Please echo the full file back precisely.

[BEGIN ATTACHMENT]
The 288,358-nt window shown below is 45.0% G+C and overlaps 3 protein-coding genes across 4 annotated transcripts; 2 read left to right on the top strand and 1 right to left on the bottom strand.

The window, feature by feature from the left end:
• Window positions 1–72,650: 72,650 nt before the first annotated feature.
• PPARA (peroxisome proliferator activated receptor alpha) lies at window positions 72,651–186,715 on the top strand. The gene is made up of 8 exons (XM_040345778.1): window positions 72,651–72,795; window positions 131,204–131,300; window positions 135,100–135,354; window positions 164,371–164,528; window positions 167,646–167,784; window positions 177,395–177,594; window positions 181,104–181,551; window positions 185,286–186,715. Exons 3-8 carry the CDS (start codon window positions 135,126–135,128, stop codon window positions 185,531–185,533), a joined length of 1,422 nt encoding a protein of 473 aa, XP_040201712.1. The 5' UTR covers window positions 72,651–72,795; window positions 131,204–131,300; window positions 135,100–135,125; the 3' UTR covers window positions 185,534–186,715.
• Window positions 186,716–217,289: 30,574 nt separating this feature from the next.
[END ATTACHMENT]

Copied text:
The 288,358-nt window shown below is 45.0% G+C and overlaps 3 protein-coding genes across 4 annotated transcripts; 2 read left to right on the top strand and 1 right to left on the bottom strand.

The window, feature by feature from the left end:
• Window positions 1–72,650: 72,650 nt before the first annotated feature.
• PPARA (peroxisome proliferator activated receptor alpha) lies at window positions 72,651–186,715 on the top strand. The gene is made up of 8 exons (XM_040345778.1): window positions 72,651–72,795; window positions 131,204–131,300; window positions 135,100–135,354; window positions 164,371–164,528; window positions 167,646–167,784; window positions 177,395–177,594; window positions 181,104–181,551; window positions 185,286–186,715. Exons 3-8 carry the CDS (start codon window positions 135,126–135,128, stop codon window positions 185,531–185,533), a joined length of 1,422 nt encoding a protein of 473 aa, XP_040201712.1. The 5' UTR covers window positions 72,651–72,795; window positions 131,204–131,300; window positions 135,100–135,125; the 3' UTR covers window positions 185,534–186,715.
• Window positions 186,716–217,289: 30,574 nt separating this feature from the next.